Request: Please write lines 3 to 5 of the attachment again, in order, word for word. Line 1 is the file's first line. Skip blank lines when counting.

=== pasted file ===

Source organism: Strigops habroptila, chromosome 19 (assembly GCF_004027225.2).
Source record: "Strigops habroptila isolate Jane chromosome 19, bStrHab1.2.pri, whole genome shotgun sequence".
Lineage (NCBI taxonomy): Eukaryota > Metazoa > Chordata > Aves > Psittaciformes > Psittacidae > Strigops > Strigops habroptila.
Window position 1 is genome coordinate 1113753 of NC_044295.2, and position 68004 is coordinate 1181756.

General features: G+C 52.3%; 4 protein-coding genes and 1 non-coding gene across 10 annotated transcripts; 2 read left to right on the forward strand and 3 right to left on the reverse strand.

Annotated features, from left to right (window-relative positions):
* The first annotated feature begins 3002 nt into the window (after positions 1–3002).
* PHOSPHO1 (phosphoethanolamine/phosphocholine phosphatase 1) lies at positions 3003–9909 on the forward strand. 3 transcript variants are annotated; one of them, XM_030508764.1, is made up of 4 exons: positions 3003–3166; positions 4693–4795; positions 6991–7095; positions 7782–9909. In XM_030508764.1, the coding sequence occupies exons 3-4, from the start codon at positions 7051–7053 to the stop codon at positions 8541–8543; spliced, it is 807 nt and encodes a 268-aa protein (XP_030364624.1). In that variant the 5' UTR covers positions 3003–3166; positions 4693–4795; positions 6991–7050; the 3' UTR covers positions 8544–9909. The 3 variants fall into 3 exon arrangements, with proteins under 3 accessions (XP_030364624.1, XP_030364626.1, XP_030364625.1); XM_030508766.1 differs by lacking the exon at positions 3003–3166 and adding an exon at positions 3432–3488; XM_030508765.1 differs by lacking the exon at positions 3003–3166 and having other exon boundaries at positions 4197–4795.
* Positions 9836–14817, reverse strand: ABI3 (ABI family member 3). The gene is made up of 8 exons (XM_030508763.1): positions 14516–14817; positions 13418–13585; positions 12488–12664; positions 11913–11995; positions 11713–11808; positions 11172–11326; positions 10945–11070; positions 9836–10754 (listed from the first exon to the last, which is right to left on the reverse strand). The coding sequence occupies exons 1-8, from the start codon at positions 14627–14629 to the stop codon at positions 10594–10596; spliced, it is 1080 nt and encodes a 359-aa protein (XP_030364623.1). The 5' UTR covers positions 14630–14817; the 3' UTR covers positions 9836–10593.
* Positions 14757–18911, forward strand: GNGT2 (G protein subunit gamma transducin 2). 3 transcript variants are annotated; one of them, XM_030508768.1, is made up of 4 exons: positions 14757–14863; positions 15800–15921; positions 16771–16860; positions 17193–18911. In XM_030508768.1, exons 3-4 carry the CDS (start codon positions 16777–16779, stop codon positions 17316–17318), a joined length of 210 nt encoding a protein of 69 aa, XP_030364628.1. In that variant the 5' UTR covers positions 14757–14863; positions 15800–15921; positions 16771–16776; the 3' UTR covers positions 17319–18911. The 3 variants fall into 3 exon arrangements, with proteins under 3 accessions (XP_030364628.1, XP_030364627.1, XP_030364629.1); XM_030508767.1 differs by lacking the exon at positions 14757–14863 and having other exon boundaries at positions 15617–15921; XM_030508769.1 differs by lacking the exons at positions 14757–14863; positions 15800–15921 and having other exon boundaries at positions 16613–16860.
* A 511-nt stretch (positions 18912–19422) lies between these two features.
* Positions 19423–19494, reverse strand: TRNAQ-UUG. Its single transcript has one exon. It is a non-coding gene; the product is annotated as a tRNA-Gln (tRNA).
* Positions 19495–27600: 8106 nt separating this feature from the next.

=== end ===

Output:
Lineage (NCBI taxonomy): Eukaryota > Metazoa > Chordata > Aves > Psittaciformes > Psittacidae > Strigops > Strigops habroptila.
Window position 1 is genome coordinate 1113753 of NC_044295.2, and position 68004 is coordinate 1181756.

General features: G+C 52.3%; 4 protein-coding genes and 1 non-coding gene across 10 annotated transcripts; 2 read left to right on the forward strand and 3 right to left on the reverse strand.